First published in The New Yorker, December 2019 and available online here
Apart from the intense – and necessary – political observations about Kanye West’s identification with Trump, what moves me about this piece is Coates’ relationship with music – one of my favourite topics (of which more later). His memories of seeing Michael Jackson as a kid opens this piece with two beautiful rhythmic paragraphs which evoke childhood and that sense of wonder of seeing something culturally important for the first time. He also reflects on his own fame – post the publication of Between the World and Me, which became a bestseller.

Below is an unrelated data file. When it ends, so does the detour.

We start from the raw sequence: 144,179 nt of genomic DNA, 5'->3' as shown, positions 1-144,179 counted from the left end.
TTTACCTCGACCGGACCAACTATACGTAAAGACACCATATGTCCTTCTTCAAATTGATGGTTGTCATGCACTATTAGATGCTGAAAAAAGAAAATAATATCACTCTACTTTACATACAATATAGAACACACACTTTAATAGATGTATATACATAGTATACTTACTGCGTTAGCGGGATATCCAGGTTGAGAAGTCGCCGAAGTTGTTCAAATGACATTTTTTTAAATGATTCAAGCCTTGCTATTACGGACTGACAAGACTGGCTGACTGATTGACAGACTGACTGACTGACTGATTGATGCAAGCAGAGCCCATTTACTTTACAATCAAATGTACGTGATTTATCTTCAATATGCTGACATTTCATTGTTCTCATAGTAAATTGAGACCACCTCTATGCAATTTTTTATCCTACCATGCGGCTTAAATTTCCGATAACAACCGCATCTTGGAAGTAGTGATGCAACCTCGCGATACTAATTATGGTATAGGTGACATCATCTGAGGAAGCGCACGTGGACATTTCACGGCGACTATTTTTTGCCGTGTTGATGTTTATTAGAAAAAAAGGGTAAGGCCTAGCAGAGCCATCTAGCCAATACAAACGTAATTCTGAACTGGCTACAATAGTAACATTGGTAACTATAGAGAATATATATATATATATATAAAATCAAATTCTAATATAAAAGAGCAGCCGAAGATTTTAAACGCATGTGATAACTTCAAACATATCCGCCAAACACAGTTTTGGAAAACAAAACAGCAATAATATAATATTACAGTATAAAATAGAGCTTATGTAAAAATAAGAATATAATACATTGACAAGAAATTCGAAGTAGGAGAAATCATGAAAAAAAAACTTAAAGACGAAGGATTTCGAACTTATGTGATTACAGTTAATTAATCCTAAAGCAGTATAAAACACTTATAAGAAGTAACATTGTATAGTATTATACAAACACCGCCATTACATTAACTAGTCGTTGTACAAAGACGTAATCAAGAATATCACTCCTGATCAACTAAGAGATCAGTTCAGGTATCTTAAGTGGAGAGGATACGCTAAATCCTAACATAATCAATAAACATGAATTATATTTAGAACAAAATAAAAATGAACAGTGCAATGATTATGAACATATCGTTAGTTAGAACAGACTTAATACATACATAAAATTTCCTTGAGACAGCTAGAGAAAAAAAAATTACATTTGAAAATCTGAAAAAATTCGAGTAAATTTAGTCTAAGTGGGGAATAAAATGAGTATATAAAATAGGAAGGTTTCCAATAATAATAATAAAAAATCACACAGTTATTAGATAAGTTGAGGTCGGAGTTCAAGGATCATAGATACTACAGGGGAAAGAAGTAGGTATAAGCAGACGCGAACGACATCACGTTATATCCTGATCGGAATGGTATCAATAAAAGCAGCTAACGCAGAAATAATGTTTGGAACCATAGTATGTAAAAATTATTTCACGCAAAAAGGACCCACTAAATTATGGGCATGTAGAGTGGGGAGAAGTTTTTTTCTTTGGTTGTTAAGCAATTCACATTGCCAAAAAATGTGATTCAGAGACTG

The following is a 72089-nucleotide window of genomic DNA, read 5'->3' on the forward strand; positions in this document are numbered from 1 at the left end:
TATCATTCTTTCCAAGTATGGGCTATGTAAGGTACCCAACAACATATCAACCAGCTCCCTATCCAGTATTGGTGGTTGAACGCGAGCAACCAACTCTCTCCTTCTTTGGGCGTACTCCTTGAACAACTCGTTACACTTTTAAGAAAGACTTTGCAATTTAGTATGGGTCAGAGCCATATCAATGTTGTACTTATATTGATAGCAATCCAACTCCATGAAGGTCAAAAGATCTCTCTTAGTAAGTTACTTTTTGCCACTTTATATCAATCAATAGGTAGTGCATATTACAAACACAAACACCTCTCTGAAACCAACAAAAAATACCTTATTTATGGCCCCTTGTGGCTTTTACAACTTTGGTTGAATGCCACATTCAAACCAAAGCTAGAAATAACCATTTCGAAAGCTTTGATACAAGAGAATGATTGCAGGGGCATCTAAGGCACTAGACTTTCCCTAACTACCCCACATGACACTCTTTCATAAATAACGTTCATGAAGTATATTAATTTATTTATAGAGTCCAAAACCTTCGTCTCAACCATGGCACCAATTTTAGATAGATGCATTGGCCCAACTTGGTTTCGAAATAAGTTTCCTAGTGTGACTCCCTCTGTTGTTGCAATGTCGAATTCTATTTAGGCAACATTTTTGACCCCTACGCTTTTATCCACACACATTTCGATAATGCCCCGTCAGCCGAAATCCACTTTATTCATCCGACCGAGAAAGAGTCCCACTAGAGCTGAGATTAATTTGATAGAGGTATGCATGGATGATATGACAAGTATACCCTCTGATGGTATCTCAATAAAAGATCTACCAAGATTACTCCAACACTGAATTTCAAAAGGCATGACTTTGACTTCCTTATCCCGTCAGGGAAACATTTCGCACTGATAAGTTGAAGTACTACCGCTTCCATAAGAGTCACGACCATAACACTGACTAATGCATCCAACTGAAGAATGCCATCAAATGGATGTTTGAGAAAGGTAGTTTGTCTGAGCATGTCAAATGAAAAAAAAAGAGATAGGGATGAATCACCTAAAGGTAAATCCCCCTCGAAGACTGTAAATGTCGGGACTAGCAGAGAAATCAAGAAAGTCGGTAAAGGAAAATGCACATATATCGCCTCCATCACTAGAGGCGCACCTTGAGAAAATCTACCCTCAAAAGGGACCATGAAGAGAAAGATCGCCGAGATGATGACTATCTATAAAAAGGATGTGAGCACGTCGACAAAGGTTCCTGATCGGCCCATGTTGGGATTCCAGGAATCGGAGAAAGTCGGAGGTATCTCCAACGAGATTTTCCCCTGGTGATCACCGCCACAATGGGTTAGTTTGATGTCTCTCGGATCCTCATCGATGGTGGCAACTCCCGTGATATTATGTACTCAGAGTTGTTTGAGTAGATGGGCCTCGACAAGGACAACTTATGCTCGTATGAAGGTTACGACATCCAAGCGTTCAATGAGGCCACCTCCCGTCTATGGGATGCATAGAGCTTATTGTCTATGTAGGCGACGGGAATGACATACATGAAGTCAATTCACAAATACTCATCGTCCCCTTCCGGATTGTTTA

First published in The Atlantic, May 2018, and available online here
Jace Clayton works as a DJ (DJ Rupture) and as a writer. His collection Uproot: Travels in 21st Century Music and Culture reflects on the shift from the physical to the digital in music culture but also the effect that software has had on the actual making of music. My favourite piece from the whole collection – ‘Auto Tune Gives You a Better Me’ – goes from explaining Whitney Houston’s natural melisma, to Cher’s infamous use of autotune, to travelling to the Atlas mountains to meet musicians from the Berber communities, where auto tune has become the most widely used form of musical manipulation. Clayton has some examples on his website, but to read the essay you’ll need to buy the book.
First published in Uproot: Travels in 21st-Century Music and Digital Culture, FSG, 2016. Taster available here